Gina’s Reading: Broken for You

Broken for You by Stephanie KallosI picked up a copy of Kallos’ debut novel on the dual recommendation of Ev at the Bookloft in Great Barrington, MA and Sue Monk Kidd’s endorsement on the cover. This may seem insignificant, but without those two women promising I would be glad I’d read this, I wouldn’t have made it through the first half. Frankly, some of the situations and literary tactics were downright silly.

Starting with Part II, Kallos found her literary legs. I was finally interested in the characters–perhaps because she introduces a couple of folks who were believable–and the story started to make more sense. She also found her hook and finally gave you the piece of information that helped explain quite a bit that was out-of-place in the first half of her novel.

Where Kallos finally made it worth reading the 360 pages was in her weaving the global hurt of the Holocaust with the private hurts of her individual characters and giving a space for cathartic exploration of roads to healing. Not unlike the significance of the art created by her characters being more about the materials than the product–Kallos’ work gains its value, not from the creation of a well-executed novel, but from her exploration of themes that resonate with a searching reader.

Of course, it always helps to have a personal connection to the subject matter in a book. As luck(?) would have it, I’m sitting in my in-laws’ home in the Berkshires surrounded by my Jewish father-in-law’s gorgeous found-object collages. As I prepared to head out to the Bookloft this afternoon for a stack of new recommendations from Ev, this book called back to me.

I’ll leave the analogies for you to discover, but will be thinking lots about histories and family of origin and chosen family and finding a way to make something beautiful out of the tatters of another chapter.

Donald Solomon's Collages

Ned Andrew's father, Donald Solomon, made hundreds of these collages from every type of found object.


Gina’s Reading: Nice to Come Home To

Nice To Come Home To -- Rebecca Flowers

When Ned Andrew and I visit Great Barrington, MA we make a beeline to The Book Loft. We can’t quite put our finger on why this little store some thousand miles away from home calls to us. But it does.

It isn’t like they have books you can’t find elsewhere. In the age of Amazon and Alibris is there such a thing as that? And their staff picks — I tend to agree with Ev — are published online along with links to purchase them without airfare to the Berkshires.

Even so, we manage to buy three times what we can ever pack in our suitcases and make lists of titles to purchase later. It’s like it’s the only book store on Earth. Maybe it’s because I never would have found Rebecca Flowers’ Nice to Come Home To if Ev hadn’t displayed it along with about 40 other delicious titles and handwritten reviews on note cards urging me to buy them all.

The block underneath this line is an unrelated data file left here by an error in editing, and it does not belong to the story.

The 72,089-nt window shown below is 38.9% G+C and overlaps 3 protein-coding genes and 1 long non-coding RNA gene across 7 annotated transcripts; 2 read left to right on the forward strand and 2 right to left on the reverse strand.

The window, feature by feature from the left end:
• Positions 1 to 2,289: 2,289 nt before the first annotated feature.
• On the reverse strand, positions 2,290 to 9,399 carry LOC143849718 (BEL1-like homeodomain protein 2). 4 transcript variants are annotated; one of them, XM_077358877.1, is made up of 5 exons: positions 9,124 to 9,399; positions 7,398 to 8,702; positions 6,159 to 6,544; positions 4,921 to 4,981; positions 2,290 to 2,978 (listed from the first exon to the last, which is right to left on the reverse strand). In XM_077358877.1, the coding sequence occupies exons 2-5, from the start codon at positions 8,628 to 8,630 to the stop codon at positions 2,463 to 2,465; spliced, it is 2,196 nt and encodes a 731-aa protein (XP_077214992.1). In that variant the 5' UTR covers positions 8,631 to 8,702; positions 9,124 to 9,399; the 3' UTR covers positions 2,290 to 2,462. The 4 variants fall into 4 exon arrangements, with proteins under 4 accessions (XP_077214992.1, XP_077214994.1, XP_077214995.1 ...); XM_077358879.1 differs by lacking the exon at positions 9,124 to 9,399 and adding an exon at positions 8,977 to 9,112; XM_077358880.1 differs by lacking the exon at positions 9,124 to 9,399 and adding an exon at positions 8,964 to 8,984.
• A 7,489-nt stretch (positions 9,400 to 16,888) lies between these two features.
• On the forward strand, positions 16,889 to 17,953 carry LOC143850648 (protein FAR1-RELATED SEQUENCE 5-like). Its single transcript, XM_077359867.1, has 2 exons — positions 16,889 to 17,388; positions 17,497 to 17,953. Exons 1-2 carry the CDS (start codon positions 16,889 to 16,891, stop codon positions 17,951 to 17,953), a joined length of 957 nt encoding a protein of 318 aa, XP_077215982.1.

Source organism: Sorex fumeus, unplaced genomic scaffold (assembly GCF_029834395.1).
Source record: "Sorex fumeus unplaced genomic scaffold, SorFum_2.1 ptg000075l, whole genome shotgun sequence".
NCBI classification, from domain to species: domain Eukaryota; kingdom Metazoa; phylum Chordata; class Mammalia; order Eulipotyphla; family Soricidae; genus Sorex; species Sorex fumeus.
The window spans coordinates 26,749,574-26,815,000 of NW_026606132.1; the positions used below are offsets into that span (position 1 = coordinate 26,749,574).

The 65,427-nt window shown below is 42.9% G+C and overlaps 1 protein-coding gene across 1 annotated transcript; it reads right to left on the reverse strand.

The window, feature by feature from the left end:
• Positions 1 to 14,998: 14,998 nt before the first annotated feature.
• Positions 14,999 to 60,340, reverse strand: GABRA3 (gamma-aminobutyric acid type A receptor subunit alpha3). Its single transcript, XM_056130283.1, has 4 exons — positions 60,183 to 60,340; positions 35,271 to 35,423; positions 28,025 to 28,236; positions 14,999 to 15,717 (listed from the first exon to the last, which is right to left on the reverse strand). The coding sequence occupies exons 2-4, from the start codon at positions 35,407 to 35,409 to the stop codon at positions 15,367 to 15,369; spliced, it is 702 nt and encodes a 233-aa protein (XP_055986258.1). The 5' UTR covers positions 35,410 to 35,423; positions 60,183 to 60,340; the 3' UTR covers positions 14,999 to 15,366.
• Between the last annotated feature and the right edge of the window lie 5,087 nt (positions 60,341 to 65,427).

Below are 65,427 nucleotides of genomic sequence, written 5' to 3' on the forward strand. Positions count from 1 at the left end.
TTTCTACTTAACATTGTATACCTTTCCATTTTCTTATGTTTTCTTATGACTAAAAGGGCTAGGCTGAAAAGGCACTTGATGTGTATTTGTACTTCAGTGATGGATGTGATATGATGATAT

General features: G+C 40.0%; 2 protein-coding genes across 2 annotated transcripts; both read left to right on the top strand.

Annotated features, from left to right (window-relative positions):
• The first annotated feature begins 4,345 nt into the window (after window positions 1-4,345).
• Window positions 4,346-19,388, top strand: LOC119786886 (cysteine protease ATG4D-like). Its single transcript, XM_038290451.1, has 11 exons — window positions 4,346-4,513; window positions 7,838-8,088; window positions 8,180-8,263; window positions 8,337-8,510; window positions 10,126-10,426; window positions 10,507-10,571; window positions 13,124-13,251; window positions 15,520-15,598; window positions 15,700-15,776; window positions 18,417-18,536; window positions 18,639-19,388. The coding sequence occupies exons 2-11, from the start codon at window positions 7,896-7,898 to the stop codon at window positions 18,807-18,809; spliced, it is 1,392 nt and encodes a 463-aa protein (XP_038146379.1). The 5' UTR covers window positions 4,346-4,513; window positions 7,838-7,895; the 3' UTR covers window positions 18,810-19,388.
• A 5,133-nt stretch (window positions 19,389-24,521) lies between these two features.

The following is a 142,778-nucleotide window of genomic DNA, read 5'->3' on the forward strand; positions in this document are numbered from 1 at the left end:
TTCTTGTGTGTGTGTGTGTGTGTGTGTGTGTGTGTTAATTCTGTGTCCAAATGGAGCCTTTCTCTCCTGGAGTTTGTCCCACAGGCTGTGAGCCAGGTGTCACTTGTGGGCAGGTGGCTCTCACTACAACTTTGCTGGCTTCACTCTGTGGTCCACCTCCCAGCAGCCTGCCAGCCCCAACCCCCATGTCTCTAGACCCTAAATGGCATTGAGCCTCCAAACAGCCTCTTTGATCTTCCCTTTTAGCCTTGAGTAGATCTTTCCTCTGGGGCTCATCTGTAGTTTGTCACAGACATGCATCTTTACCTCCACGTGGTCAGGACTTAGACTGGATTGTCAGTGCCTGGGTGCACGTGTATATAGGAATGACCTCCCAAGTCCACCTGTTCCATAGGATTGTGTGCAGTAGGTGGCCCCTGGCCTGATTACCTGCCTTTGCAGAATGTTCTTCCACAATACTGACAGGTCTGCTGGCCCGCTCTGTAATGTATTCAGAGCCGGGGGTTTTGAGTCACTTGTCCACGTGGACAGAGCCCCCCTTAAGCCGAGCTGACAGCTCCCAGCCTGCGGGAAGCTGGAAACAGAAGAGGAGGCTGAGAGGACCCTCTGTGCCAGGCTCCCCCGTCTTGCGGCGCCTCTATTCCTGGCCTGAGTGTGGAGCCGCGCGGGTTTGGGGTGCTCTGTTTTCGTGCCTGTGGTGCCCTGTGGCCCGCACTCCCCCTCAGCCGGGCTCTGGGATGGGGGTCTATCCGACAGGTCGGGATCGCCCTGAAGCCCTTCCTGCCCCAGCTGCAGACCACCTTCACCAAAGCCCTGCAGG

You know. That’s probably it. I like going into a book store, talking with folks I’ve enjoyed knowing for years, and being certain that I’m going to walk out with a book or two that I’ll absolutely love. This trip was no different.

I loved this book from the cover to the conclusion.

Seriously–the sweet cover with the pretty dresses and the lovely girl holding the perfectly-engraved sign was a pleasure to carry around. Unfortunately, I finished the book in about a day, so I didn’t get to carry it for long.

The story behind the cover was a delight. Pru and her collection of relatives and friends and more-or-less-than-friends kept me entertained, laughing and crying the entire 230+ pages. The story — set in DC without sounding like a tourist guide — was absolutely believable while also gently transcending my expectations.

Pru’s struggle with well-worn themes such as ticking biological clocks, authentic and fulfilling work, boys, and family were somehow freshened up for this telling. And our protagonist is worthy of that title. She actually grows and changes over the course of the story in meaningful ways and none of it feels pressured or contrived.

Flowers’ writing is flawless — dialogue, situations, and pace. The ending was absolutely satisfying and avoided all of my pet peeves. You know the ones: rushed wrap-ups, sappy happy after miles of sadness, and really bad exposition.

Nice to Come Home To is a truly great book marketed as Chick Lit. I am looking forward to Flowers’ next offering, but I won’t be forgetting this one anytime soon.

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